Modern museums can truly be viewed upon as works of art themselves. They no longer aim to merely house art collections and exhibitions, but are built to create cultural and architectural landmarks. We have collected some of the most spectacular museums of 2019 that are visit-worthy for their own sake.
Kengo Kuma and Associates, studio with offices in Tokyo and Paris, has unveiled the Odunpazari Modern Museum in Turkey which houses the modern art collection of architect Erol Tabanca. The three-storey building consists of a cluster of square-shaped boxes made from interlocking laminated timber beams stacked on one another.
The choice of material pays homage to the historic district of Odunpazari which used to be a centre for timber trading. According to the team, ensuring that the building spoke to the history and memory of its setting was their main focus. The resulting museum is more than just a place to enjoy the art but rather the connection to the history and the memory of the place.
To make a link to the adjacent Ottoman houses, the boxes were cantilevered and rotated, which offers a very special and unexpected experience recreating the non-linear journey of visiting the inside of the museum. At the centre of the building where four of the stacked blocks meet, there is a full-height atrium with a timber-lined square skylight. Larger open galleries for events and exhibitions are situated on the upper floors, while lower floors encompass smaller more intimate spaces. The building also features a café and a shop.
The new Liyang Museum in eastern China focusing on the local history is designed by CROX architects with offices in Shanghai and Taipei. The flowing and organic shape of this cultural landmark is inspired by a Chinese musical instrument, the Jiaoweiqin, which is also one of cultural symbols of this region in eastern China.
The project is the flagship of the new carefully designed urban district which is defined by an artful blend of the lakeside and public landscaping. The key driver of the building’s organic pebble-like design is the connection between inside and outside, both visually, in terms of lines and overall flow, and physically, in terms of access points and routes.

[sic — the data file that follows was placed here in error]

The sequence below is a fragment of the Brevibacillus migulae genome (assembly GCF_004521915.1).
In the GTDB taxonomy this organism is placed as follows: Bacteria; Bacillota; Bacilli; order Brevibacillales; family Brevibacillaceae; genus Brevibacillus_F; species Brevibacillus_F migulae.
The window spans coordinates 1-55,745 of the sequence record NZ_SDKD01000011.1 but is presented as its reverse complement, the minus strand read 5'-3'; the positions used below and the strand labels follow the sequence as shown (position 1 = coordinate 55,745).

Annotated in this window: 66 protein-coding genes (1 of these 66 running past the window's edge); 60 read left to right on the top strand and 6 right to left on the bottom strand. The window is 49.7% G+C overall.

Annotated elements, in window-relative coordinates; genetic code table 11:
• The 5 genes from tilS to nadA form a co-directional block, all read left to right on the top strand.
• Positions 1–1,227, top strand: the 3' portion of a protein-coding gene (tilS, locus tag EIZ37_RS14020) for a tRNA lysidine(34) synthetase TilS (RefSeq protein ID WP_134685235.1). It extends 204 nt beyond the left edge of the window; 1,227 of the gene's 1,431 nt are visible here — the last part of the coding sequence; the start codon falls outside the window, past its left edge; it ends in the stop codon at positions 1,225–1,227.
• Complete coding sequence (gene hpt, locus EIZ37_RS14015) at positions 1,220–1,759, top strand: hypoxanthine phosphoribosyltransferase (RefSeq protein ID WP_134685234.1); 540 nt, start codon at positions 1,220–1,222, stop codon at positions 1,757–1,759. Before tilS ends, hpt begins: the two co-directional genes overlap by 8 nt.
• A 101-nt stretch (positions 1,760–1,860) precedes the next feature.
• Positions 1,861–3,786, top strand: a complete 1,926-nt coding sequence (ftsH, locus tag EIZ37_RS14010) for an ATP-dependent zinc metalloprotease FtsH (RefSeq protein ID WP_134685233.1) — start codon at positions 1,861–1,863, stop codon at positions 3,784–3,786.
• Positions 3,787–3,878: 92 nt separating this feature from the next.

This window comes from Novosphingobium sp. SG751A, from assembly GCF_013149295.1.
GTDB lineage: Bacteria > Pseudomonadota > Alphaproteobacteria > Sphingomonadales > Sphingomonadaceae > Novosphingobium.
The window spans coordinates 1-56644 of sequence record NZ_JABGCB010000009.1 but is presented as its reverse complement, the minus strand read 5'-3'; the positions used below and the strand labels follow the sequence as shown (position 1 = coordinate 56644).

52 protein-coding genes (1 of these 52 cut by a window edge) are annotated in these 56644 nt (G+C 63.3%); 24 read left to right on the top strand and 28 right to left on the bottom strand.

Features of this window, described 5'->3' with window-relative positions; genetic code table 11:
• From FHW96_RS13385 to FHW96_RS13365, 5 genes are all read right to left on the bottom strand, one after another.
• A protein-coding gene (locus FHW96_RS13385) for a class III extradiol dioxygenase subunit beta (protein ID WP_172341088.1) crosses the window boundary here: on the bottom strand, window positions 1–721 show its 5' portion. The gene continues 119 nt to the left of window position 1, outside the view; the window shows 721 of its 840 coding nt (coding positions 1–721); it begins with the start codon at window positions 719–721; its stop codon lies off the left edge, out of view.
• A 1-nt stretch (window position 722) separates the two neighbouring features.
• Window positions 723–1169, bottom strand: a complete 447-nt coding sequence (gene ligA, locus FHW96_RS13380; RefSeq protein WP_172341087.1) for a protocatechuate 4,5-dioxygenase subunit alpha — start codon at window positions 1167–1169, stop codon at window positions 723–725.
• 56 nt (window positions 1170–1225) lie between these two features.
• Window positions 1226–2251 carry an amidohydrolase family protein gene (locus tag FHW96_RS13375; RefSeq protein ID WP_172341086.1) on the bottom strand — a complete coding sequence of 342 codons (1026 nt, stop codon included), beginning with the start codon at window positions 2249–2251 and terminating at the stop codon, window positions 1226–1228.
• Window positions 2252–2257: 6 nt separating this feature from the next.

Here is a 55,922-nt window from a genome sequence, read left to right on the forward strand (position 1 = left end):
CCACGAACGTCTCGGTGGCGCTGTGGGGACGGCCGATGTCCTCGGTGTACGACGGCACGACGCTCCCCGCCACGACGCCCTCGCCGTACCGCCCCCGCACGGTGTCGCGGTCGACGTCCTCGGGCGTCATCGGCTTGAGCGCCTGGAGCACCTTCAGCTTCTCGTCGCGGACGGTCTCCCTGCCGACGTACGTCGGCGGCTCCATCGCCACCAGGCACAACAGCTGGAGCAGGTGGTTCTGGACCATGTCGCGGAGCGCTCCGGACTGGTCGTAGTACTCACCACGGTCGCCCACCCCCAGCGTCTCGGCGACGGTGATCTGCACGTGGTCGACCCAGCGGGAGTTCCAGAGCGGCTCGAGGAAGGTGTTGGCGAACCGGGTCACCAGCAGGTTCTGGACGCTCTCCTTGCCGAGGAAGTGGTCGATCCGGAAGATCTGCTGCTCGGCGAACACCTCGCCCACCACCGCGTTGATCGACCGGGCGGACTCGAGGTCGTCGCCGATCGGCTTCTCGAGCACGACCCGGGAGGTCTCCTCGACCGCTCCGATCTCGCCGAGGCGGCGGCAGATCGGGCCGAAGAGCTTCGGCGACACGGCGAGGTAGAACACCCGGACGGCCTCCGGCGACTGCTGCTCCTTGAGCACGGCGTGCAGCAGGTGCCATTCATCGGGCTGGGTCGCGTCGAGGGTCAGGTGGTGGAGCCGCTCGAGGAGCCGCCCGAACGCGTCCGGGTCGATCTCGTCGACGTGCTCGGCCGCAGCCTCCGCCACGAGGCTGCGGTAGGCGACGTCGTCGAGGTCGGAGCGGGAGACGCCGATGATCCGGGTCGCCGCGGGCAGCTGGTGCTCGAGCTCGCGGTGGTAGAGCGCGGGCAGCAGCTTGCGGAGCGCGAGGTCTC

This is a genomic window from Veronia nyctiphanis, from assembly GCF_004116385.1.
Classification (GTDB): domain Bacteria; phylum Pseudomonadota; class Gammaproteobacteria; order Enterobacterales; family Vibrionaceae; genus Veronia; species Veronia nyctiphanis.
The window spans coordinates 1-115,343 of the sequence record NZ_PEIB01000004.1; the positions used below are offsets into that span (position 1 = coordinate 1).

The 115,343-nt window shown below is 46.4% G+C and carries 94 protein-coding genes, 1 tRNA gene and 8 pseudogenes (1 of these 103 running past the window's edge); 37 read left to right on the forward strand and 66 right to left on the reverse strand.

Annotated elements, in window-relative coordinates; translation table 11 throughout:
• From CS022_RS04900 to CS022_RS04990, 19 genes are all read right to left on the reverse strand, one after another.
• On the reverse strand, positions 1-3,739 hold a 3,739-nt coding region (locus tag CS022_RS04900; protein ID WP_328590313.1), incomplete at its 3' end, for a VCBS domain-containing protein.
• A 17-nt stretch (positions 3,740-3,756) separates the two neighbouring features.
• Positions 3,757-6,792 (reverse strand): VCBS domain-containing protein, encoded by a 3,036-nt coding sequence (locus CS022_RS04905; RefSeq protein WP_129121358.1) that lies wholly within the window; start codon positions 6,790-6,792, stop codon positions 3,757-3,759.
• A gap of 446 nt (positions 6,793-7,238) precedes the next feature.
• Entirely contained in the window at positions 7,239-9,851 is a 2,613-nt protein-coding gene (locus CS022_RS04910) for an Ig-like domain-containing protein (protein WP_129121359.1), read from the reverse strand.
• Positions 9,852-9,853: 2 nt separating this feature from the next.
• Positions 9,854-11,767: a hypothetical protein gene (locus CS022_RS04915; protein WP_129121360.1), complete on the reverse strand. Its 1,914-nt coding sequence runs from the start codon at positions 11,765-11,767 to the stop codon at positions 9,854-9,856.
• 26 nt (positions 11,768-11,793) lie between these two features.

The curvaceous shape of the aluminum-clad museum blends effortlessly with the surrounding landscape, balancing between the natural and the manmade.
2019 saw the unveiling of Changsha Meixihu International Culture & Arts Centre by Zaha Hadid Architects. This spectacular complex in China comprises a contemporary art museum, a 1,800-seat theatre, and a multipurpose hall. The ensemble of the three cultural institutions creates a network of external courtyards, giving access to the parks and walking trails that connect with neighboring streets. The courtyards can also host outdoor events and exhibitions.
MICA, the contemporary art museum, includes eight exhibition galleries located around an atrium which is meant for large-scale installations and events. It also features a lecture theatre, a cafeand a museum shop. The grand theatre is designed for the vast variety of performing arts, while the small 500-seat multi-purpose hall is characterized by its flexibility, which enables it to house small plays, fashion shows, and music performances.
Paris-based Bernard Tschumi Architects, in collaboration with Tianjin Urban Planning and Design Institute (TUPDI), have designed an exhibition complex aimed to showcase artifacts from the region’s industrial past through large-scale contemporary technology, including rockets for space research. Named Tianjin Binhai Exploratorium, the new 33,000sqm museum consists of a series of large-scale cones that create major rooms.
The focal point of the building is the immense central cone — almost double the height of the Guggenheim Museum and connecting all three storeys— housing a grand lobby which provides access to all surrounding spaces and allows visitors to spiral through the large exhibition halls stacked on each end of the building. The Exploratorium also contains facilities for cultural events and exhibitions as well as galleries, offices, and restaurant and retail spaces.
Portholes and circular lightwells give each hall an individual character and configuration. They not only create an otherworldly fee, but also provide even, natural light to gallery spaces and reduce the energy loads required for artificial lighting. The perforated aluminum facade gives a unified presence to the building and helps reduce heat gain. The roof is accessible to visitors and serves as a promenade that offers views over the city.